Cynthia Mohanon, in Children and Trauma, says, “If a parent can find some way in which the trauma was her own fault, it becomes possible to believe that further trauma can be avoided. Guilt offers a kind of power, however illusory, over helplessness.”

Erroneous thinking like this is the seedbed of false guilt and will interfere with the parent/child bond if not recognized and dealt with. 

The most important thing adoptees need is the freedom to express their conflicting emotions without fear of judgment. This is the final step toward healing, the one that brings release and freedom. Psychologist and author Dr. Arthur Janov says in The New Primal Scream, “As children, we need to express our real feelings to our parents.  We hurt if our parents are indifferent.  If they force back our resentment and our rage, we hurt.  We can no longer be ourselves and be natural.  Our nature, therefore, is warped, and that causes pain.  If you don’t let an arm move naturally, if you bind it with tape, it is going to hurt.  If you don’t let emotions move naturally, you get the same result.  The need to express feelings is just as physiological as hunger.”

I Need to Feel Safe with You

Adoptees need a safe place to share their feelings about adoption, both positive and negative, and to feel protected and loved unconditionally regardless of what comes out of their mouths.  As a parent, you can learn how to create this safe environment within your home so that your child is free to express grief and conflicting emotions about being adopted.

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Copyright, 1999, Penguin Random House, Chapter 3: Twenty Things Adopted Kids Wish Their Adoptive Parents Knew, by Sherrie Eldridge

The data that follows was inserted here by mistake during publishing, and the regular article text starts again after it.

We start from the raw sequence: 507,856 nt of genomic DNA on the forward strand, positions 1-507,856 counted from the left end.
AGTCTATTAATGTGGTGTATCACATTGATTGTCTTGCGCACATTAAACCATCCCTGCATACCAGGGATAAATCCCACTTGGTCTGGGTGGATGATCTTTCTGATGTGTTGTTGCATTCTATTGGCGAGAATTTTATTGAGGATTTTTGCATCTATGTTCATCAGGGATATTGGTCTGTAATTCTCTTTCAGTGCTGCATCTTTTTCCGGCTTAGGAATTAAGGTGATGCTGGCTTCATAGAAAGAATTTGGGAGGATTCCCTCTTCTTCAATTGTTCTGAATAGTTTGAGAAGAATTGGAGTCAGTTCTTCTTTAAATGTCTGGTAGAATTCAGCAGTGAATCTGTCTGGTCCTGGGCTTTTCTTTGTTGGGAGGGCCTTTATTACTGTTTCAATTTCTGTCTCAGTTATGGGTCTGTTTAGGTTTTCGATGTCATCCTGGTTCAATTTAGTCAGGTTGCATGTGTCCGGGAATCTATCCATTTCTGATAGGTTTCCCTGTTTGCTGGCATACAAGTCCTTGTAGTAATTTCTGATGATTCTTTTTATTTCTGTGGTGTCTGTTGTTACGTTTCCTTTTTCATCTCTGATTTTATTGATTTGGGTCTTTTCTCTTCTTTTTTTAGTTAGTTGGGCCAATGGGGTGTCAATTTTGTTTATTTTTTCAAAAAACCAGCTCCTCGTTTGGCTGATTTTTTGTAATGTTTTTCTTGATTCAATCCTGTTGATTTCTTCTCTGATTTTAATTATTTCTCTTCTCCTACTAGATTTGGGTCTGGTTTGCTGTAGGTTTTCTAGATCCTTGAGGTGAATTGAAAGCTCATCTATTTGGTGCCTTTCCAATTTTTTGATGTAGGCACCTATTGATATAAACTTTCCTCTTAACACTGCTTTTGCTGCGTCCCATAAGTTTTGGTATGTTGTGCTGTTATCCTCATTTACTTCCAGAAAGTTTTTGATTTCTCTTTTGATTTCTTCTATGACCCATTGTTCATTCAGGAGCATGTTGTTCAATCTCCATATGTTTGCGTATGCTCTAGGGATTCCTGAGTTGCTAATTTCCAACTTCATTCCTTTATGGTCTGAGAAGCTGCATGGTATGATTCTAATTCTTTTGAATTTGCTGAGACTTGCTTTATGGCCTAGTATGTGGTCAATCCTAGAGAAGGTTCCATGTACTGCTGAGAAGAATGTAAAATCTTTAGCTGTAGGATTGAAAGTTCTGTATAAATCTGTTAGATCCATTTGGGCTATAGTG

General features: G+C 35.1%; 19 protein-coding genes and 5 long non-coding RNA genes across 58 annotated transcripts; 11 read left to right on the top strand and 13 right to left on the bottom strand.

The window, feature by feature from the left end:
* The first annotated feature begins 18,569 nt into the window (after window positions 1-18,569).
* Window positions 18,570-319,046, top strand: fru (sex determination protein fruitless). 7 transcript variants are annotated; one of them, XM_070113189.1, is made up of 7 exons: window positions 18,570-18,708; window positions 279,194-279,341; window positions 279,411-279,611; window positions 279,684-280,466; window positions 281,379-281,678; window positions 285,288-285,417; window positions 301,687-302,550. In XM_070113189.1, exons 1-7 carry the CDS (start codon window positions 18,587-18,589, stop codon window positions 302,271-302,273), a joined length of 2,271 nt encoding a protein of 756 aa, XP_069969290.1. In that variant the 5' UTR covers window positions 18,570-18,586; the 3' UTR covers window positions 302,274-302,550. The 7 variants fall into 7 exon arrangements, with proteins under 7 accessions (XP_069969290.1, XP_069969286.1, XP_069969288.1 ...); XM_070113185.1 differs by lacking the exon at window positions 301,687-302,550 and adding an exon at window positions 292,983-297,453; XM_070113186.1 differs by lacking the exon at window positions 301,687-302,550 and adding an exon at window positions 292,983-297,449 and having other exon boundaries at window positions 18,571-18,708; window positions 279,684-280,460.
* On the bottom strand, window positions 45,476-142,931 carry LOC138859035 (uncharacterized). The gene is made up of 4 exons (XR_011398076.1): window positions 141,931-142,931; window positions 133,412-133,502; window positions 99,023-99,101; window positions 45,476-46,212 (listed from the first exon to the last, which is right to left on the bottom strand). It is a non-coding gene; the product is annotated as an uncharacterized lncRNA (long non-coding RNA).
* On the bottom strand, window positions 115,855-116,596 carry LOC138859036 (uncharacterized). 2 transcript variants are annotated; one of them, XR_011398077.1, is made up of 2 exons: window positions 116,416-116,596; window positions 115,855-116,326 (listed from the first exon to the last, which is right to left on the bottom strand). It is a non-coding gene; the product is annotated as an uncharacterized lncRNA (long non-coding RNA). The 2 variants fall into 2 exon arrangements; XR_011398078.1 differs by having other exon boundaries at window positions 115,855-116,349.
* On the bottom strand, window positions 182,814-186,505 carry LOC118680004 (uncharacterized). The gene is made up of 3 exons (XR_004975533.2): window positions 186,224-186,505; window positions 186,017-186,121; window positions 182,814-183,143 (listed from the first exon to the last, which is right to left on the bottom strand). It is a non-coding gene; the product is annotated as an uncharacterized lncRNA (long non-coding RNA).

The Unspoken Raw Realities All Adopted Kids Experience

What Adoptive Parents Need to Know In Order to Hear Their Child's Cry Print

Mothering an adopted/foster child might be the greatest challenge you’ll ever face, or should I say the greatest dance you’ll ever dance? 

Dances are always preceded by dreams. Mom dreams. Big dreams. If your child will be a newborn, you might wrap him in a blanket and glide around the floor, cuddling him to the max. If your child is school-aged upon arriving,  you envision the fun of teaching her the steps of the Charleston. Or if he’s a teen, you may look forward to the grandest of waltzes, with your rhythmic footsteps following one another.

Now, imagine the arena of adoption as a dance floor. You’re already there, ready to dance. You’ve pre-determined what your first dance step will be–love. Fierce love, like that of a mama bear,  that saturates the unloved regions of your child’s heart, no matter the personal cost. 

So, the dance begins the moment you see the face of your soon-to-be child, possibly on a computer screen for an international adoption, through your front door when his  only possession upon arrival is a black garbage bag, or when you are in the delivery room with the first mom.

As a mom, you have everything in order and then your child enters your presence– you are on the dance floor together for the first time. You’re expectations are sky high. This is going to be such a life-defining moment for both.

I’m sure that’s how my adoptive mom (Retha) envisioned my homecoming at ten days of age.  When my grandmother carried me into their home, she got an unexpected response–I arched my back and cried bloody murder. In the only way my newborn angry self could communicate, I said, “I’m hurting so incredibly bad. Don’t touch me, or I’ll die.”

Mom couldn’t hear my cry, for she believed that my arching back and screams meant that I was rejecting her and declaring her an unfit mom.